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AP: People Won’t Notice Big Budget Cuts

From our ‘the hell you say’ file. (Which, by the way, is getting pretty full.) Via the always dependable Associated Press:

Spending cuts not expected to dent $1.5T deficit

By Martin Crutsinger, AP Economics Writer Tue Apr 12, 2011

WASHINGTON – The $38 billion in spending cuts agreed to last week won’t prevent this year’s budget deficit from setting another record high, estimated at $1.5 trillion.

Most of the agreed-to spending cuts either affect future budgets or amount to accounting gimmicks that won’t reduce actual spending.

The Treasury Department reported Tuesday that the deficit already totals $829.4 billion through the first six months of the budget year — a figure that until 2009 would have been the biggest ever for an entire year. For March alone, the government ran a deficit of $188 billion.

This is an astonishing fact. It is simply staggering. And doubly so that the AP would admit it.

President Barack Obama and congressional Republicans averted a government shutdown last week by agreeing to the largest-ever spending cuts for a single year. But David Wyss, chief economist at Standard & Poor’s in New York, said those cuts amount to a "rounding error" in this year’s deficit.

The cuts include unspent money from the 2010 census, which is completed, and $2.5 billion from the most recent repeal of highway programs that can’t be spent because of restrictions set by other legislation. They also include $3.5 billion in unused bonuses for states that enroll more children in a health care program for lower-income families.

Wyss expects the deficit will surpass the record of $1.41 trillion hit in 2009. The nonpartisan Congressional Budget Office raised its estimate earlier this year from $1.1 trillion to $1.5 trillion

The CBO was forced to admit this because we are soon going to zoom past the current debt ceiling of $14.3 trillion.

And we have this additional insight, also from the Associated Press:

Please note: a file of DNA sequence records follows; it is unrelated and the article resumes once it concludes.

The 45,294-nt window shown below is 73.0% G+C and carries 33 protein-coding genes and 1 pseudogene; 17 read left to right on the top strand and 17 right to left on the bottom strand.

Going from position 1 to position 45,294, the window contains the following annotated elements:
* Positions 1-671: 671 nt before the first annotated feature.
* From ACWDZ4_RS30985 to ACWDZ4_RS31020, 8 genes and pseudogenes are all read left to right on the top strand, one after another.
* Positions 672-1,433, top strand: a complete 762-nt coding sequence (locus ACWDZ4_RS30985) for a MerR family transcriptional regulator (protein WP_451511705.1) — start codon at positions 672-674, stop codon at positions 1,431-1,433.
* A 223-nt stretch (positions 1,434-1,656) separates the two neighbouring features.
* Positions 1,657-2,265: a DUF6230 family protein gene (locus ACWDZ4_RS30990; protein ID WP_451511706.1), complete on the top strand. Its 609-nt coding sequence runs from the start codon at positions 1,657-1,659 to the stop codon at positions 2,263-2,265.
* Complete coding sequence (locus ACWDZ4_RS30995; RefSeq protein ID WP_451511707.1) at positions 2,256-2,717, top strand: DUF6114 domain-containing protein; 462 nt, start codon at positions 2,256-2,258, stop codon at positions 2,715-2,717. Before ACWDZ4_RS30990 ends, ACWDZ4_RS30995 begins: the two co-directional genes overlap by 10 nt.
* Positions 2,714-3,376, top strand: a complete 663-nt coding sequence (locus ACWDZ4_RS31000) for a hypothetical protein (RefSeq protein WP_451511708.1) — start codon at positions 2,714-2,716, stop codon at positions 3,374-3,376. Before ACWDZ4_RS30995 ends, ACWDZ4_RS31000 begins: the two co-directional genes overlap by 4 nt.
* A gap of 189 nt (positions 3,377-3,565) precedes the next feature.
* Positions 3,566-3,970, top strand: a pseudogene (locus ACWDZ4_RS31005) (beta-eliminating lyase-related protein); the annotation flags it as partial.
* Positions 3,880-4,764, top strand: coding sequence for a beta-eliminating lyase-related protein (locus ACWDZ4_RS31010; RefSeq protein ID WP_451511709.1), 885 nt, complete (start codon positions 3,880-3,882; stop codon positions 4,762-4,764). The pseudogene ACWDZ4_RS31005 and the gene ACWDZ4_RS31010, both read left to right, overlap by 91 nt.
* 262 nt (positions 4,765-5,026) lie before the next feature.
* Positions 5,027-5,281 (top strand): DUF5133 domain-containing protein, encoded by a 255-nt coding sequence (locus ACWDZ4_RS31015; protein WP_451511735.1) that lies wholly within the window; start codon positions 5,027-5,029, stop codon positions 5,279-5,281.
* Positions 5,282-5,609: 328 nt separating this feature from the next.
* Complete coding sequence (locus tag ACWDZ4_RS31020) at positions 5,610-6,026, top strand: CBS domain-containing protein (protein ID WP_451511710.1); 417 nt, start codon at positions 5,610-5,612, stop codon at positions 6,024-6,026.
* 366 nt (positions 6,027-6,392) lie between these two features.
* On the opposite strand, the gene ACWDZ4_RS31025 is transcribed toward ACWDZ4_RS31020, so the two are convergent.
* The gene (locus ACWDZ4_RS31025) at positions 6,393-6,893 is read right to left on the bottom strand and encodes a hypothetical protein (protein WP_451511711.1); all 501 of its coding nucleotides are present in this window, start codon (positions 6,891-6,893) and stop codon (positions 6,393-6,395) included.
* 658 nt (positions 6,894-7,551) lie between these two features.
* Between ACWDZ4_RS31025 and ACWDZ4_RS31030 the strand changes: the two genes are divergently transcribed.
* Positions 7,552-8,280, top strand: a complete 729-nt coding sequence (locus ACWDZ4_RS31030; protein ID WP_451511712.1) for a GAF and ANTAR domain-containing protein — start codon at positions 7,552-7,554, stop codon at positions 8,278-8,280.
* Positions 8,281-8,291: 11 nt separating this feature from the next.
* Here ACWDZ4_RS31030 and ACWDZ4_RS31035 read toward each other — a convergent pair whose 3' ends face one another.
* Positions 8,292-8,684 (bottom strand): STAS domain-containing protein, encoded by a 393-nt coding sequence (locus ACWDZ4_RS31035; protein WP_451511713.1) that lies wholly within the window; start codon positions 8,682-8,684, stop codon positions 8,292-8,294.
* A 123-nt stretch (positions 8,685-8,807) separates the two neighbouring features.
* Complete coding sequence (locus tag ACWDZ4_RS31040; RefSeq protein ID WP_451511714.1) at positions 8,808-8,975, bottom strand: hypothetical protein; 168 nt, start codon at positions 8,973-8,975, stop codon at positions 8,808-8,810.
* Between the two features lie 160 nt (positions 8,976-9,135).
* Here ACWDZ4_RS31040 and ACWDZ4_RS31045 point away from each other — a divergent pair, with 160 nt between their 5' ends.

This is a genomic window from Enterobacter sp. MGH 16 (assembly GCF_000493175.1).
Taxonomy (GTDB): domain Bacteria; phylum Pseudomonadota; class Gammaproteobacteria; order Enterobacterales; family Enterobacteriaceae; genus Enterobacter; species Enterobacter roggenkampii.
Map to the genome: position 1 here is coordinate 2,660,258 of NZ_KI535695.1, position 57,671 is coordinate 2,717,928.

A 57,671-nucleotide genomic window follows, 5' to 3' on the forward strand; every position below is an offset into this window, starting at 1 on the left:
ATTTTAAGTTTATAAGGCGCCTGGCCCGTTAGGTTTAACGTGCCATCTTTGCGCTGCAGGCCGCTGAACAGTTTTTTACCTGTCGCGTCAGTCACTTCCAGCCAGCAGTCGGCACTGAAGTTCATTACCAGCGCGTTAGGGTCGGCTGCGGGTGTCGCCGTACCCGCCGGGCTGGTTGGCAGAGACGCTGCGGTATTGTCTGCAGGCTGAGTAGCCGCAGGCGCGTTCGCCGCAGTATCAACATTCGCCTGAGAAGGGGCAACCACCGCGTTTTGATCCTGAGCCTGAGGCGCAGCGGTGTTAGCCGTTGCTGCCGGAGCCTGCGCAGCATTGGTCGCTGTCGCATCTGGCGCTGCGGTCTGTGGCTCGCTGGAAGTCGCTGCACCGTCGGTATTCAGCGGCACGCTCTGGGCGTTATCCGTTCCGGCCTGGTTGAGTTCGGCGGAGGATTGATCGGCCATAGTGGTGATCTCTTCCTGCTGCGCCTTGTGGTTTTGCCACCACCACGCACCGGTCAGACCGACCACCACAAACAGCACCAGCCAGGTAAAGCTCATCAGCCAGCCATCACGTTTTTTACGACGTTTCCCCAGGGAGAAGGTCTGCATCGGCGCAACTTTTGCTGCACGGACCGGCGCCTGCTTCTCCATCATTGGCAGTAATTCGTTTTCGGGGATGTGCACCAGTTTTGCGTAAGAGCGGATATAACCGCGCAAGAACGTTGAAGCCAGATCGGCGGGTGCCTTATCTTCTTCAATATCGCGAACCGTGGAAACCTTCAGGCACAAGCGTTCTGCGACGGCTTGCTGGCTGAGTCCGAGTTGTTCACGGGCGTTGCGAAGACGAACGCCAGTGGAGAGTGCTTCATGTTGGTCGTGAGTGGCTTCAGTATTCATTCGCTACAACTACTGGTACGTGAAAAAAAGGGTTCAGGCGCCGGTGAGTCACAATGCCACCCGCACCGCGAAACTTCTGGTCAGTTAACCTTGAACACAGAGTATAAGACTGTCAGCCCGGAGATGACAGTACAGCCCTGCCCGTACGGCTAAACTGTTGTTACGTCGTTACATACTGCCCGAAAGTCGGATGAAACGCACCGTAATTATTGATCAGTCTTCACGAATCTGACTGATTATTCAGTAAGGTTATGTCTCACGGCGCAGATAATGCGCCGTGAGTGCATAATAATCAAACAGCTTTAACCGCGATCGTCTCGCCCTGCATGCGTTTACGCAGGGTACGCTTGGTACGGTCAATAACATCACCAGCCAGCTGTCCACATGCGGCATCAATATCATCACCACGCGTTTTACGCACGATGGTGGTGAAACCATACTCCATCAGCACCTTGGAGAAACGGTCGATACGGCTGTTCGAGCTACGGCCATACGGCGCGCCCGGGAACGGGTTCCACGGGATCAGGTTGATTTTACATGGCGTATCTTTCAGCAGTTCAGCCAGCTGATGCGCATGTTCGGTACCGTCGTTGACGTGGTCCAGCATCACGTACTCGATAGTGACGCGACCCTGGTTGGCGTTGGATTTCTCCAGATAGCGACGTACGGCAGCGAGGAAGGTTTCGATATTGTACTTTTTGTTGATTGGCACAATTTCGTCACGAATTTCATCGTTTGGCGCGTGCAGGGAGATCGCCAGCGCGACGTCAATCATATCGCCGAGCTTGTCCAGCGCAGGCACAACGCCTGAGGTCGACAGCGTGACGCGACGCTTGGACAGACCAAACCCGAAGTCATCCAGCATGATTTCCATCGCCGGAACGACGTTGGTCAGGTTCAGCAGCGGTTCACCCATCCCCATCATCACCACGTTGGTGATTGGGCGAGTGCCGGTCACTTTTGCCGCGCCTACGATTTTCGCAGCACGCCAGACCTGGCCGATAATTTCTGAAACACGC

Most people won’t notice these big budget cuts

By Andrew Taylor, Associated Press Tue Apr 12, 2011

WASHINGTON – It’s touted as the biggest one-time rollback of domestic spending ever, but most folks will be hard-pressed to notice.

After all, it’s just 1 percent of what the government will lay out this year.

The number of security officers at airports won’t be reduced. National park campgrounds won’t close. There will still be enough meat inspectors to prevent temporary plant closures. Disadvantaged schools won’t see cuts in federal aid. And stiff cuts to grants for community action agencies serving the poor were averted.

Basically, the things most people expect from the government won’t change very much if Congress approves the cuts unveiled Tuesday, the details from that late-night deal that kept federal operations going.

Thank God! But notice what the AP sees as the role of the federal government.

For starters, the budget cuts come after two years of generous increases awarded to domestic accounts when Democrats controlled both Congress and the White House. And they total only $38 billion out of the $3.8 trillion the government will spend on everything this year, including Social Security and other retirement programs.

So there you have it. These "big cuts" amount to almost exactly 1% of government spending for the year.

If the government were a family living on $60,000 a year, that’s equal to a $600 cut.

And it is the equivalent of a family which is borrowing 41 cents for every dollar it spends deciding to cut down by buying a cheaper brand of toilet paper.

Democrats had earlier warned the original House measure — it would have cut more than $60 billion — would have had draconian effects including widespread furloughs of federal workers, temporary shutting of meat processing plants, delays in processing Social Security applications and a big cut in the maximum Pell Grant for college education. Most of the more stringent cuts originally passed by the House have been reversed, and the maximum Pell Grant still will be $5,550 for the next academic year…

Huh? Is the AP trying to pretend that the Democrats saved us from all the above? What would have caused "widespread furloughs of federal workers."

Clearly the author of this fantasy is conflating a $60 billion dollars in cuts with a government shutdown. (Which at most would have furloughed only one quarter of the federal workforce.) Perhaps Mr. Taylor is channeling Charlie Sheen.